Wal-Mart has joined the likes of Amazon.com and iTunes today - it is offering MP3 downloads, free of DRM.  Much as it's hard to applaud anything Wal-Mart does, it is a major step when the world's largest retailer signs up. Wal-Mart announces the launch of "DRM-free" MP3 music downloads, now available online at https://www.walmart.com. At only 94 cents per track and $9.22 per album, the new MP3 digital format delivers value, convenience and the ability for customers to play music on nearly any device, including iPod(R), iPhone(R) and Zune(TM) portable media players. Wal-Mart is one of the first major retailers to offer MP3 digital tracks with music content from major record labels such as Universal... Read more...
It's been said that if you want DRM-free music, take your CD and rip it to your hard drive.  But everytime you do something like this, you lose something: quality.  The compression involved in creating the MP3 file reduces the fidelity of the sound.  But this is something we've all become used to, and it's still as good as the original, right? Not really. For purists, it's the dark ages of recorded sound. "You can get used to awful," says record producer Phil Ramone. "You can appreciate nothing. We've done it with fast food." MP3s have won the war of the formats because of technology, not because of their audio quality. "It's like hearing through a screen door," says... Read more...
Perhaps signalling another nail in the coffin of DRM, Universal Music Group has announced that it will begin a test program of DRM-free music sales, starting August 21st and lasting through January 31st of next year.  Surprisingly, the songs will not be available through iTunes, which has already been selling DRM-free music from EMI, though for a higher price than normal ($1.29 vs. 99¢). Universal, the world’s biggest music conglomerate, said it would offer albums and songs without the software, known as digital rights management, through existing digital music retail services like RealNetworks and Wal-Mart, nascent services from Amazon.com and Google, and some artists’ Web sites.The... Read more...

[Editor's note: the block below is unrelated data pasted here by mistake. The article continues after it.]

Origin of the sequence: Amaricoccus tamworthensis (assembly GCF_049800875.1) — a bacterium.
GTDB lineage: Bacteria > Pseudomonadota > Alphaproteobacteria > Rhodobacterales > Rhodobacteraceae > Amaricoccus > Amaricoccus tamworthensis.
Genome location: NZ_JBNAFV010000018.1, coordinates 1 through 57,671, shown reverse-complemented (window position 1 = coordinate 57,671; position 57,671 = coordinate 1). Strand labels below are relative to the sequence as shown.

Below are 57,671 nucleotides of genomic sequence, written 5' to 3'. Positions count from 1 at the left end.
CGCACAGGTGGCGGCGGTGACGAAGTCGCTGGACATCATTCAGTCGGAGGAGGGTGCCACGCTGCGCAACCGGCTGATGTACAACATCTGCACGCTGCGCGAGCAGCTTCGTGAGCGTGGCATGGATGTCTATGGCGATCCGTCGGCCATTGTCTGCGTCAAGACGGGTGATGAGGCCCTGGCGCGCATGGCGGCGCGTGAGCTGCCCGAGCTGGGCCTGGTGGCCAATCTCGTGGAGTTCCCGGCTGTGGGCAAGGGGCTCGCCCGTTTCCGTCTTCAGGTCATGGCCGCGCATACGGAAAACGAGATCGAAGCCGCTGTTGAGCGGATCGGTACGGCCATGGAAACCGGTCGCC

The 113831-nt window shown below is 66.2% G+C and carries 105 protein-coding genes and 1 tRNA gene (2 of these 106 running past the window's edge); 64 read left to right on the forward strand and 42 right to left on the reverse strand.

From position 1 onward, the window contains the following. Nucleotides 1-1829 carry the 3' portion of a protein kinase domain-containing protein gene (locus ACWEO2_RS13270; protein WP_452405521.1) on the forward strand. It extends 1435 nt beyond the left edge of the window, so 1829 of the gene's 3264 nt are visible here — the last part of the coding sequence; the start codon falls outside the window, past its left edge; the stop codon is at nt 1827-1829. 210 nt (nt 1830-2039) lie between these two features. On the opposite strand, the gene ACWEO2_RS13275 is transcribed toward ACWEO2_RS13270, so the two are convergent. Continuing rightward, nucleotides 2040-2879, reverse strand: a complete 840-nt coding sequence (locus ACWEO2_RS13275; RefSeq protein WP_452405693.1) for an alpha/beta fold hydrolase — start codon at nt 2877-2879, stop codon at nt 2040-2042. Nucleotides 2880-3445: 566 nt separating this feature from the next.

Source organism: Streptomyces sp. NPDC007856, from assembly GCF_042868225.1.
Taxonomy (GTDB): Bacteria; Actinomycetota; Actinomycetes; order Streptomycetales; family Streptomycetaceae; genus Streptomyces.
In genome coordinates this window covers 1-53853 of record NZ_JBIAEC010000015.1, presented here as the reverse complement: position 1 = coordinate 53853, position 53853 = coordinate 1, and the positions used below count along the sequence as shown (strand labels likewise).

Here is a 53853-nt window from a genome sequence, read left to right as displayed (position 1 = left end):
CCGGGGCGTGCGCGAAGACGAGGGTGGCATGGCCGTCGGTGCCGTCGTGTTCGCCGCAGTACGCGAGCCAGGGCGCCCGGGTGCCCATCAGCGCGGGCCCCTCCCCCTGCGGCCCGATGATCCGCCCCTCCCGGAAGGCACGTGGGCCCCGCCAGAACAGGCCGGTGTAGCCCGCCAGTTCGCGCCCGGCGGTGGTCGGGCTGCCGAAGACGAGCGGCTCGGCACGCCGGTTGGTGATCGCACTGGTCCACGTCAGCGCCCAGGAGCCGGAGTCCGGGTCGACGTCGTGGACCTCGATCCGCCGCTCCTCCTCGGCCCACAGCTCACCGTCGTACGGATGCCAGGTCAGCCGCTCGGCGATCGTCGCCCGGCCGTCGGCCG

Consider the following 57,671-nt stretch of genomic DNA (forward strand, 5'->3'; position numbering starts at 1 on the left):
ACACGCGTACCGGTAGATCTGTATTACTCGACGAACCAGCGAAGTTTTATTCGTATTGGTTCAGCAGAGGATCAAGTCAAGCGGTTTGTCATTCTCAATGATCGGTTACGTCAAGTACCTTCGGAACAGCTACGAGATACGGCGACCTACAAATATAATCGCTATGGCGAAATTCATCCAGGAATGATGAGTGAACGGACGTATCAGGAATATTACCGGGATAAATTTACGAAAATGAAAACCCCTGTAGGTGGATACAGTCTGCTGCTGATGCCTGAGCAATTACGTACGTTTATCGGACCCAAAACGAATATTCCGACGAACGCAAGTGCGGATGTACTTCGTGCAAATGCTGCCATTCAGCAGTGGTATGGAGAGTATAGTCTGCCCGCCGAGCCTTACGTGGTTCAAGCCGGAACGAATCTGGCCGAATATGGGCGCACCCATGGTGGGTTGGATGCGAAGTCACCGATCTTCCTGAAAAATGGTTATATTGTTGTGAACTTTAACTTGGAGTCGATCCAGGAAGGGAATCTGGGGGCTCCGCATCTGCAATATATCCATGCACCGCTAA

A new worm has been unleashed that has the capability of deleting MP3 files. Known as the Deletemusic worm, it uses removable devices as a vector. Once the infected device gets accessed, the worm starts its work. It first multiplies onto all drives and is executed when Windows fires up. “‘With so many people relying on their PCs to store their digital music, rather than physical CDs, a worm capable of deleting an entire MP3 collection could leave someone thousands of pounds out of pocket,’ said Orla Cox, Security Operations Manager, Symantec Security Response. ‘We would recommend all users with MP3 files on their PCs to remain cautious about the removable media devices they are using in their... Read more...
Compared a year ago, digital music sales are now double what they used to be. However, the research report by the International Federation of the Phonographic Industry (IFPI) also said that the music industry as a whole continues to slump. Although digital music sales are still growing quickly, the growth has not kept up with shrinking CD sales. In fact, for seven consecutive years, global music sales have declined. From 2005-2006, sales figures dropped 5% from $19.6 billion to $20.7 billion. Perhaps what is happening is that digital music sales are becoming a substitute for CDs. However, the overall decline in music sales may lie in the fact that with digital music, consumers can mix and match... Read more...